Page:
10 Mad Facts About Planet Mercury to Blow Your Mind
The List Love adores a good science fact or 10 every once in a while, which is why we’re offering 10 mad facts about planet Mercury to blow your mind. Seriously, some of these facts are crazy!
1. Temperature Fluctuations
When it comes extreme temperature fluctuations, you can’t rival Mercury. The temperature throughout the day can often reach 840 degrees. Despite the fact it’s the planet closest to the sun, its land surface can be extremely cold.
2. Mercury’s Orbit
As well as strange temperature fluctuations, Mercury has a rather eccentric orbit in comparison to other planets. This combined with its close proximity to the sun helped prove Albert Einstein’s Theory of Relativity, which comments on how the light of a star can change when another planet or star orbits nearby.
According to Encyclopaedia Britannica, scientists were able to confirm Einstein’s theory by the reflecting radar signals from Mercury. The Theory of Relativity states the path of signals would change a little if the sun was nearby, compared to when it was not in its path – and so this path matched the theory. We need to lie down after writing that!
3. Mercury Sightings
Mercury is a rather shy planet, as the planet often rises and sets when the sun does, making it very difficult for an amateur astronomer to sight the sun’s neighbour. The planet has, however, been seen for thousands of years, as the ancients had darker skies than ours today, and so was linked to many gods in ancient cultures.
4. No Moon or Rings
Mercury most definitely likes to stand out in the universe – as it has no moons or rings, just like Venus – making it quite different from just about every other planet in our Solar System.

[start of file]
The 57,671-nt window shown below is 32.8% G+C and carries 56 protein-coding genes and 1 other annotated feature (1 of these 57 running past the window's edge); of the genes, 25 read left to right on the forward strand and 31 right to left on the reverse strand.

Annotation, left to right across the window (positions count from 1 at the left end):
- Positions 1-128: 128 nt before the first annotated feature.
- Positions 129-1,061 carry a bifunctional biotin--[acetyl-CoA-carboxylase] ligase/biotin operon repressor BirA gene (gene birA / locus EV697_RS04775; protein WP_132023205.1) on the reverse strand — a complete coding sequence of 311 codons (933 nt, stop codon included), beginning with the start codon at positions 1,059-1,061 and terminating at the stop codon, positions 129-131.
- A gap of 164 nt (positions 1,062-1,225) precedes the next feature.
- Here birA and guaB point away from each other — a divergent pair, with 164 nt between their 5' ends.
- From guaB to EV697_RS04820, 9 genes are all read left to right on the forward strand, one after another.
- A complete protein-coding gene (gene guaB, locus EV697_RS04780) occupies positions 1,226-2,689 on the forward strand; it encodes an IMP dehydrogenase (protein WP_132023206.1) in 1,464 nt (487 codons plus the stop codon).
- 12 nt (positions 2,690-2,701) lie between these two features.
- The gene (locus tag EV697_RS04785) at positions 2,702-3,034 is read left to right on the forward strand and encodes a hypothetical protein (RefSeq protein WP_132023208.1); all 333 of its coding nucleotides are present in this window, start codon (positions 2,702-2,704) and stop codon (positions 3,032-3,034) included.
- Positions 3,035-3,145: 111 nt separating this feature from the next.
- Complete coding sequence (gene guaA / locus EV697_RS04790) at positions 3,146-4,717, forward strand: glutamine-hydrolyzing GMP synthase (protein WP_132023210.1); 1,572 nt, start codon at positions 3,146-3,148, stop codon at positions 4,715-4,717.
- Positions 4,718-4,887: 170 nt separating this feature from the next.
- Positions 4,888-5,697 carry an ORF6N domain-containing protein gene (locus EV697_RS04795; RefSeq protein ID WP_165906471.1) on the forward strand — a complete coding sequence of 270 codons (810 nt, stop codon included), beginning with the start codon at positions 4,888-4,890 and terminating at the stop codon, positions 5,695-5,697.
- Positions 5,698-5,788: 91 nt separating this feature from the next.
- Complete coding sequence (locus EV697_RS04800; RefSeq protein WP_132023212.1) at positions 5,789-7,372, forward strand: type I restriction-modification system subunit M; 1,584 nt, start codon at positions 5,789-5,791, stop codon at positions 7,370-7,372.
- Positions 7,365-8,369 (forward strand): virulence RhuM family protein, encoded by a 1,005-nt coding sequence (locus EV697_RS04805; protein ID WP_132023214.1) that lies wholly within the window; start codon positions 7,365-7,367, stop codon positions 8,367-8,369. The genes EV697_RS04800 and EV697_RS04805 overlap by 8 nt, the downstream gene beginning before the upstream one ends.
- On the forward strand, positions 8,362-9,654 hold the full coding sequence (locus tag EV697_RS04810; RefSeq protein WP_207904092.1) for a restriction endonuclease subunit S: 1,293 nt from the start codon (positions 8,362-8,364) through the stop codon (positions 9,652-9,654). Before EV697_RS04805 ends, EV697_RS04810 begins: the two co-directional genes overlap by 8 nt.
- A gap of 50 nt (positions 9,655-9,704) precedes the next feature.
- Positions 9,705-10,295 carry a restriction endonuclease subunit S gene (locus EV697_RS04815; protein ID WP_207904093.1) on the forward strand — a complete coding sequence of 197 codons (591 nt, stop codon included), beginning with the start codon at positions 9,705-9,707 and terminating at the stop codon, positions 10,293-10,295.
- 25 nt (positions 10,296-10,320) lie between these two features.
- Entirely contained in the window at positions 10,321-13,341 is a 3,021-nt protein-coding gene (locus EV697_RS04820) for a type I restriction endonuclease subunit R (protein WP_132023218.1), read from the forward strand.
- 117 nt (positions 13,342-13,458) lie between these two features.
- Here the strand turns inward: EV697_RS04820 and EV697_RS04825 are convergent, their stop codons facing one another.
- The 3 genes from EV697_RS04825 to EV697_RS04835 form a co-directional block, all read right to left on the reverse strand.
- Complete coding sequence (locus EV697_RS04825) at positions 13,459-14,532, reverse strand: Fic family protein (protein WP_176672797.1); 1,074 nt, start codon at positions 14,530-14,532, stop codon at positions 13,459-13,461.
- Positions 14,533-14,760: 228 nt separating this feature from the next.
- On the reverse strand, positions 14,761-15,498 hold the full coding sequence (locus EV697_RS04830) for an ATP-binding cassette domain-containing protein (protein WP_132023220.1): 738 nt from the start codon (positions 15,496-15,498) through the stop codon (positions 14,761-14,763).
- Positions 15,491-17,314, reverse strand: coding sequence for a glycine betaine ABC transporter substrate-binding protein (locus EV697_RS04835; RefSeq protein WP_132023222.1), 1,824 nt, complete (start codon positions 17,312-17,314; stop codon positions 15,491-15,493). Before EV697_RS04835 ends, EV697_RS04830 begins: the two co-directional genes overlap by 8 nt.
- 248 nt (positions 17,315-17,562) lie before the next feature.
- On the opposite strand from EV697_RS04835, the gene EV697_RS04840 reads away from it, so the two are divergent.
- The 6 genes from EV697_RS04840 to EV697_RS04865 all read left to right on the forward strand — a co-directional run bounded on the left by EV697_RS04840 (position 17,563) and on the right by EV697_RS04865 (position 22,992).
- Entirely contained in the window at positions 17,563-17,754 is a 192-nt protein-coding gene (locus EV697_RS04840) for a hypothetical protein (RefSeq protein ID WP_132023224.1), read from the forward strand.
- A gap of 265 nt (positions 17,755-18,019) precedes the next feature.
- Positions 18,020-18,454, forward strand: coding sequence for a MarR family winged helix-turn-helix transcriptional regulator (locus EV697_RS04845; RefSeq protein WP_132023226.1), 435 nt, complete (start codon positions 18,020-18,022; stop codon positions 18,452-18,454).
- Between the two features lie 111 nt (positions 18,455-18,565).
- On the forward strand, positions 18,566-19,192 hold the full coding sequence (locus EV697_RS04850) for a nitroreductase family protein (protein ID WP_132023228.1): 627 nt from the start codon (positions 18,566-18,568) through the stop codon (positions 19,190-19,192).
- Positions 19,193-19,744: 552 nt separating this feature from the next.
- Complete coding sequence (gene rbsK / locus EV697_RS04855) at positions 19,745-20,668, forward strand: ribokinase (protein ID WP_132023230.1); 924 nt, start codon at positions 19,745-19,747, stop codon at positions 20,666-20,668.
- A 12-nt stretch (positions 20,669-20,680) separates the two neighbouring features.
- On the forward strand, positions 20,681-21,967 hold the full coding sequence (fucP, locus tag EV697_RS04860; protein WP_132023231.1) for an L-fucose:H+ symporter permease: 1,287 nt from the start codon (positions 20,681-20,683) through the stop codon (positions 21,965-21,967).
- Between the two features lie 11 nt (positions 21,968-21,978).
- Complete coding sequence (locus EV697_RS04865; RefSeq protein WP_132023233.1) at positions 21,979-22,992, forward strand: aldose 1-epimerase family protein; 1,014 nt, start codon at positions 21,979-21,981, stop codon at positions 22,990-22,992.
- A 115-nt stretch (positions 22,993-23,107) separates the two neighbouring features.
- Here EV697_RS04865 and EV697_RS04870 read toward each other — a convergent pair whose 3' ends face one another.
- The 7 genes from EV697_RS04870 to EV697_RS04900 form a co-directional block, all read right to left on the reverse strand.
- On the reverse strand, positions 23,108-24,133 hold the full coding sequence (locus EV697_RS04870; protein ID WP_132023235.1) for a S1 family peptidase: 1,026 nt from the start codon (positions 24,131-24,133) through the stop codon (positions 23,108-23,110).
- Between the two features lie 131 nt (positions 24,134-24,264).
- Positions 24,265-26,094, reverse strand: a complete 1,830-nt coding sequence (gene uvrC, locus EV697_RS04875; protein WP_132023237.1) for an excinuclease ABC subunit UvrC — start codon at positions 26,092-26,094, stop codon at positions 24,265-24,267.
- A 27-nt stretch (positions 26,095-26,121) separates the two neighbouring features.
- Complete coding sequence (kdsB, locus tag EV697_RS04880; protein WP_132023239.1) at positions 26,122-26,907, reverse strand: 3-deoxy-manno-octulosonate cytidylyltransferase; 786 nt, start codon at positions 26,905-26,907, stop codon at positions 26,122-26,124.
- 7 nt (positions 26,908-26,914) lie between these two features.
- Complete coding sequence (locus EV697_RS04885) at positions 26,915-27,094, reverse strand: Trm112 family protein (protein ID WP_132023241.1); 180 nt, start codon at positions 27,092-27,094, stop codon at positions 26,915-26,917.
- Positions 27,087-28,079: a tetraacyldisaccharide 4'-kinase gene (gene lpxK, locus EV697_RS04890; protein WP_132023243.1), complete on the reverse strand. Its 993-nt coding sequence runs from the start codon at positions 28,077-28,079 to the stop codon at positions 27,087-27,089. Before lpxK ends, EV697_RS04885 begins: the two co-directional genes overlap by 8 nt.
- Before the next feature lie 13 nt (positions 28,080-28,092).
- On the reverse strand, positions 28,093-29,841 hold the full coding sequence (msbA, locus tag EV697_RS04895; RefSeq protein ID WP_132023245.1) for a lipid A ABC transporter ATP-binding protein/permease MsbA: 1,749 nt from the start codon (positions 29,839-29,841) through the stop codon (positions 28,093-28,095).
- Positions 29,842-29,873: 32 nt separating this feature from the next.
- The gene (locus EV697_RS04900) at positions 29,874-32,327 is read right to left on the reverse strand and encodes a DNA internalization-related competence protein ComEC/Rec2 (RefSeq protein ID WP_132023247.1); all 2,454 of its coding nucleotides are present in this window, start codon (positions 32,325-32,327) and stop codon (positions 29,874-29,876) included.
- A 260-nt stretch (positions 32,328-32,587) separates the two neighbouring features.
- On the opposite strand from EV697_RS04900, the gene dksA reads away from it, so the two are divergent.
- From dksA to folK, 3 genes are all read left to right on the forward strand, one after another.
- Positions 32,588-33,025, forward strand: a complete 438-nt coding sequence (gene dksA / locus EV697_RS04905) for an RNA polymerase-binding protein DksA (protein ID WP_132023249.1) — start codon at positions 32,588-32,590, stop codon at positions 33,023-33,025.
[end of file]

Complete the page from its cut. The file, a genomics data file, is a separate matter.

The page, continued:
5. The Smallest Planet
Pluto was once known as the smallest planet in our solar system, but it was downgraded to dwarf planet in 2006, and so Mercury claimed the title. Mercury is a diminutive planet that is approximately 3,030 miles (4,876 kilometres) in diameter – and so is roughly the size of the United States of America, and is only a little larger than Earth’s moon.
However, it might not hold the title for long, as scientists have recently stated Pluto could be promoted to a planet once again. However, Pluto might have some stiff competition, as Mercury is shrinking – and has already shrunk nine miles in diameter.
6. Giant Asteroid
Many scientists believe a giant asteroid hit Mercury approximately 4 billion years ago, which creates a giant crater about 960 miles across the planet. The crater is known as the Caloris Basin and could fit the whole state of Texas inside of it. The asteroid would therefore have to have been about 60 miles wide to create the basin.
7. Fastest Planet
Mercury is pretty impressive when you think about it. Not only has it survived a giant asteroid, has crazy temperatures and has no moons or rings, but it is also the fastest planet in the solar system, orbiting around the sun faster than any other planet at 112,000 mph in just 88 days.
8. Icy Craters
Remember before when we told you Mercury has some rather odd temperatures? That might be because it has ice inside its craters. The planet’s north and south poles are rather cold and shadowy, which could potentially create the right environment to retain water ice. It is believed meteorites and comets may have delivered ice to those areas, or that water vapour from inside Mercury may have seeped out and frozen.
9. Thinnest Atmosphere
Mercury has the thinnest atmosphere, in comparison to other planets in the solar system. In fact, it’s so thin that scientists don’t even call it an atmosphere; they call it an exosphere. Moons and other solar system bodies also have exospheres.
Mercury has tails, apparently. Scientists have discovered streams of particles sloughing off Mercury’s surface. While they question what exactly is responsible for the tails, they believe it could possibly be due to the sun’s magnetosphere and wind.
You can read even more about our solar system by heading over to 10 Science Mysteries Yet to be Solved. Don’t miss out on our future science facts and more by following us on Facebook, Twitter and G+.